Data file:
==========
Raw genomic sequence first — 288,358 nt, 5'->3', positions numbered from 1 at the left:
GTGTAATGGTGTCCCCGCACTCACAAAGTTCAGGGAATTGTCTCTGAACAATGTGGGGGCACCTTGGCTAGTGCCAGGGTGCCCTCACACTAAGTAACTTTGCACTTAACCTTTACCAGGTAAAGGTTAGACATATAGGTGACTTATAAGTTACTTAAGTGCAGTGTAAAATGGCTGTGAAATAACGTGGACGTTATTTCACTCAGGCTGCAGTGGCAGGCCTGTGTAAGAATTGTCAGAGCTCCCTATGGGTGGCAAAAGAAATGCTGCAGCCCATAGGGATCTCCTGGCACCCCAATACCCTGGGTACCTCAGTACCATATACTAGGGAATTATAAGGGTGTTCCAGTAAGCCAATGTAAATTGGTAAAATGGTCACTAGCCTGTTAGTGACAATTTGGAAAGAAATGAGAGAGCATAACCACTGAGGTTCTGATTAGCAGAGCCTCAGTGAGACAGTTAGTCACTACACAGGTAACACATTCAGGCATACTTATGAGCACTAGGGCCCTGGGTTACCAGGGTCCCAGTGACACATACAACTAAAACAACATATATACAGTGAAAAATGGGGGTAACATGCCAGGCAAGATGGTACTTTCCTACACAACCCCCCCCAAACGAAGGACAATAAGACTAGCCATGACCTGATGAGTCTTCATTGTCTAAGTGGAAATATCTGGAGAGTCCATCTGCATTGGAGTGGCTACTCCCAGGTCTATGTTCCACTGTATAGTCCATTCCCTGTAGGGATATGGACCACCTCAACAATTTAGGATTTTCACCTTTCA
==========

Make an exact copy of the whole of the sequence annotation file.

Raw genomic sequence first — 288,358 nt, 5'->3', positions numbered from 1 at the left:
GTGTAATGGTGTCCCCGCACTCACAAAGTTCAGGGAATTGTCTCTGAACAATGTGGGGGCACCTTGGCTAGTGCCAGGGTGCCCTCACACTAAGTAACTTTGCACTTAACCTTTACCAGGTAAAGGTTAGACATATAGGTGACTTATAAGTTACTTAAGTGCAGTGTAAAATGGCTGTGAAATAACGTGGACGTTATTTCACTCAGGCTGCAGTGGCAGGCCTGTGTAAGAATTGTCAGAGCTCCCTATGGGTGGCAAAAGAAATGCTGCAGCCCATAGGGATCTCCTGGCACCCCAATACCCTGGGTACCTCAGTACCATATACTAGGGAATTATAAGGGTGTTCCAGTAAGCCAATGTAAATTGGTAAAATGGTCACTAGCCTGTTAGTGACAATTTGGAAAGAAATGAGAGAGCATAACCACTGAGGTTCTGATTAGCAGAGCCTCAGTGAGACAGTTAGTCACTACACAGGTAACACATTCAGGCATACTTATGAGCACTAGGGCCCTGGGTTACCAGGGTCCCAGTGACACATACAACTAAAACAACATATATACAGTGAAAAATGGGGGTAACATGCCAGGCAAGATGGTACTTTCCTACACAACCCCCCCCAAACGAAGGACAATAAGACTAGCCATGACCTGATGAGTCTTCATTGTCTAAGTGGAAATATCTGGAGAGTCCATCTGCATTGGAGTGGCTACTCCCAGGTCTATGTTCCACTGTATAGTCCATTCCCTGTAGGGATATGGACCACCTCAACAATTTAGGATTTTCACCTTTCA